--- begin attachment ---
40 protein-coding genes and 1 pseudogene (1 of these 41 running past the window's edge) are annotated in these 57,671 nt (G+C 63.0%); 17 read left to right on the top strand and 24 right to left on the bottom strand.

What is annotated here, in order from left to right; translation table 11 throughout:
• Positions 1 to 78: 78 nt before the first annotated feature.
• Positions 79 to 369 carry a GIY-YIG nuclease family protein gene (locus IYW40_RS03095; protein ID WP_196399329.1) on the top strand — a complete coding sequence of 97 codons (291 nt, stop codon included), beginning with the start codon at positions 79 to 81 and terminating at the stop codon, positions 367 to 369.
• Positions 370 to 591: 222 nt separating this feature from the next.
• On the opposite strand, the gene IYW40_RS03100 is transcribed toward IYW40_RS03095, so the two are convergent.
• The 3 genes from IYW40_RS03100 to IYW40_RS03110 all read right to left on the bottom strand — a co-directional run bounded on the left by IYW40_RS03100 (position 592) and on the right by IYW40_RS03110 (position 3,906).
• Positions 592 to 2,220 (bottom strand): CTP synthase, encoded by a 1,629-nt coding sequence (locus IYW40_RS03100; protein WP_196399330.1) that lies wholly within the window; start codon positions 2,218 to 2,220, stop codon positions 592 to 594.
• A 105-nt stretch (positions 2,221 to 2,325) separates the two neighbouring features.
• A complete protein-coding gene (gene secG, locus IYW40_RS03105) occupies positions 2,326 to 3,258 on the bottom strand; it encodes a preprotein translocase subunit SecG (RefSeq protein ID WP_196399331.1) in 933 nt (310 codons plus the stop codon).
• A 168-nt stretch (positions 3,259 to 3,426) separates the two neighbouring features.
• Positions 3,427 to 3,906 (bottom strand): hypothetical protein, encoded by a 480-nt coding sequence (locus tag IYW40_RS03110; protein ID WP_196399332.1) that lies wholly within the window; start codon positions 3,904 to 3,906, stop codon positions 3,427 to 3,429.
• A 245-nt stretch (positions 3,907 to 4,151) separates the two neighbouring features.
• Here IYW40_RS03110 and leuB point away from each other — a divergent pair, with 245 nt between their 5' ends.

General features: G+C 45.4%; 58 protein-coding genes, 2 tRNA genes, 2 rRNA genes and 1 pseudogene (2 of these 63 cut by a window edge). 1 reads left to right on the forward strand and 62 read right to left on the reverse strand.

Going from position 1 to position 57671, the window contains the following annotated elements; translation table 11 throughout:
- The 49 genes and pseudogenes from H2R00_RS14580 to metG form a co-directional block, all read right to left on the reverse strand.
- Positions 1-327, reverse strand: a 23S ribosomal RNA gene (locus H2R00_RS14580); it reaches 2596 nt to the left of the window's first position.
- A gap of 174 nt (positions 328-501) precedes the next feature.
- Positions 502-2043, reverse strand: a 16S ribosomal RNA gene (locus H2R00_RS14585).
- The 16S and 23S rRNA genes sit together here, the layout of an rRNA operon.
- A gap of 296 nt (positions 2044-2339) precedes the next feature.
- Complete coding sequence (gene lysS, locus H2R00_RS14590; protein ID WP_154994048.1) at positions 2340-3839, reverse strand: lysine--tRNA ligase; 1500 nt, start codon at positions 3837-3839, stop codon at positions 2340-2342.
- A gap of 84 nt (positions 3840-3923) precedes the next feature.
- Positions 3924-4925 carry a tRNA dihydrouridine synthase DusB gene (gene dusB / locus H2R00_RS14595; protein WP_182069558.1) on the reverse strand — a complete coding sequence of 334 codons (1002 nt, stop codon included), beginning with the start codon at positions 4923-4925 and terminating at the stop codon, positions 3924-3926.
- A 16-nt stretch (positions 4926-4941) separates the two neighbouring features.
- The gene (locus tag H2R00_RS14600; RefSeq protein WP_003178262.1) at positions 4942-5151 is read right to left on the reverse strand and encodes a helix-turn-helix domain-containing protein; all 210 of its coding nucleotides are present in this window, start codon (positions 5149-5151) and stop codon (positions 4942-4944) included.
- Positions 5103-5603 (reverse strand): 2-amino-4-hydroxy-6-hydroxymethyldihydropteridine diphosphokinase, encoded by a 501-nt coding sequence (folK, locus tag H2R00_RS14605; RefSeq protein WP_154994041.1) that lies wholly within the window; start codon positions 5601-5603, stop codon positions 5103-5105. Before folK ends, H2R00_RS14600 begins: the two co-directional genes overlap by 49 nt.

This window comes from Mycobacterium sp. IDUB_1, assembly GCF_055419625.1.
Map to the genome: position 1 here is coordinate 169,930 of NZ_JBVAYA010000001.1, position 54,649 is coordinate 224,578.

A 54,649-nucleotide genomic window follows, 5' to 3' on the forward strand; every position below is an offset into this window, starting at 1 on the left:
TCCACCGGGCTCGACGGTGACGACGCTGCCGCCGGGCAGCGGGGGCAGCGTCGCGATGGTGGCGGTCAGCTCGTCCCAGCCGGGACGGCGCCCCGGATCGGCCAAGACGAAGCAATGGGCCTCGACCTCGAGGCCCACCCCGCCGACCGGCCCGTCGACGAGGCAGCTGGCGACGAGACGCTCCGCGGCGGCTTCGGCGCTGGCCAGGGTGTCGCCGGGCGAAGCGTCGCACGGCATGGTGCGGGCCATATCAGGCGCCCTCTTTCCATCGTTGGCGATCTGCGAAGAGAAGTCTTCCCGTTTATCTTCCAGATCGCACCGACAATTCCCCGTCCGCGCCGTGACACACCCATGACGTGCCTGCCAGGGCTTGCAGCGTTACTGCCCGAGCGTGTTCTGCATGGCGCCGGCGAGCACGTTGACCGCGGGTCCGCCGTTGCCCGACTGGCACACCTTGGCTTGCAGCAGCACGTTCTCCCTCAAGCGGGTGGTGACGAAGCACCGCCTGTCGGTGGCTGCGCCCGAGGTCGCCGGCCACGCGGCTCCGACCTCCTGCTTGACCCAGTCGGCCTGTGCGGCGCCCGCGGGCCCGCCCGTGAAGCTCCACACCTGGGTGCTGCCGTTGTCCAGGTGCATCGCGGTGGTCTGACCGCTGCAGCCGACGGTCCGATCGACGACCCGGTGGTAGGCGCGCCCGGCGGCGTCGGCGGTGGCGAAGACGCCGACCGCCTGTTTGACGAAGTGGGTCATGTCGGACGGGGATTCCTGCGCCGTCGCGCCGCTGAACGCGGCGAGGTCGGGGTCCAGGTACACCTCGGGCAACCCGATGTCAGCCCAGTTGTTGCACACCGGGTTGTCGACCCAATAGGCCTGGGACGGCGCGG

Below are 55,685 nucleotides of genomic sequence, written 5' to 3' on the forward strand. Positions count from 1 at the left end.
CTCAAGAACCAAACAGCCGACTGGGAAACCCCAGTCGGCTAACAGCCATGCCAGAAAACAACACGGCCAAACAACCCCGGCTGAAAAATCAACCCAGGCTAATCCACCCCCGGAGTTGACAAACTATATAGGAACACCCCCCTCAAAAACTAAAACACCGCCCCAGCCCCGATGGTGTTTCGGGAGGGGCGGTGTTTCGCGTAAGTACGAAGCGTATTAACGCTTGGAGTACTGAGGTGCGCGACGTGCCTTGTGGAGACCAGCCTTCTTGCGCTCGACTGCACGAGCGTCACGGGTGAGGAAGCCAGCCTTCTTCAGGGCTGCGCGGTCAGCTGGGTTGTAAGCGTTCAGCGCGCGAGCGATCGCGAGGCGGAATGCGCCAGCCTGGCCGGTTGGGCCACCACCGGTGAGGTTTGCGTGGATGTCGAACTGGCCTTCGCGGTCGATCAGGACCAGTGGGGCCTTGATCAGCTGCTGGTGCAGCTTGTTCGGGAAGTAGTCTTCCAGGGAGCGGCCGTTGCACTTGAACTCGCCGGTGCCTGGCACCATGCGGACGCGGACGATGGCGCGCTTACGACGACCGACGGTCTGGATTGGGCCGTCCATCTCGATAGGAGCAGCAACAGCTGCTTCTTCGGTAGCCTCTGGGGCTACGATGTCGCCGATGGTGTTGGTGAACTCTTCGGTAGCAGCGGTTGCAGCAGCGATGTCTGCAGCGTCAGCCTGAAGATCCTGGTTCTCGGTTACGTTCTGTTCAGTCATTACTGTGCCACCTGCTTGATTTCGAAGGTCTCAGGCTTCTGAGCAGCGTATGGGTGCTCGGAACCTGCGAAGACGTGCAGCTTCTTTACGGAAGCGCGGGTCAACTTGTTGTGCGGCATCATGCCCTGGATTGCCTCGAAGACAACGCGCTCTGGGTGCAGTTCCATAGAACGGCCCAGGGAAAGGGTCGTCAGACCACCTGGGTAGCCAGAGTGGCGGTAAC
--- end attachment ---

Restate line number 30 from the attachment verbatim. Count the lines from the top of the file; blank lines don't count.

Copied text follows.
Map to the genome: position 1 here is coordinate 169,930 of NZ_JBVAYA010000001.1, position 54,649 is coordinate 224,578.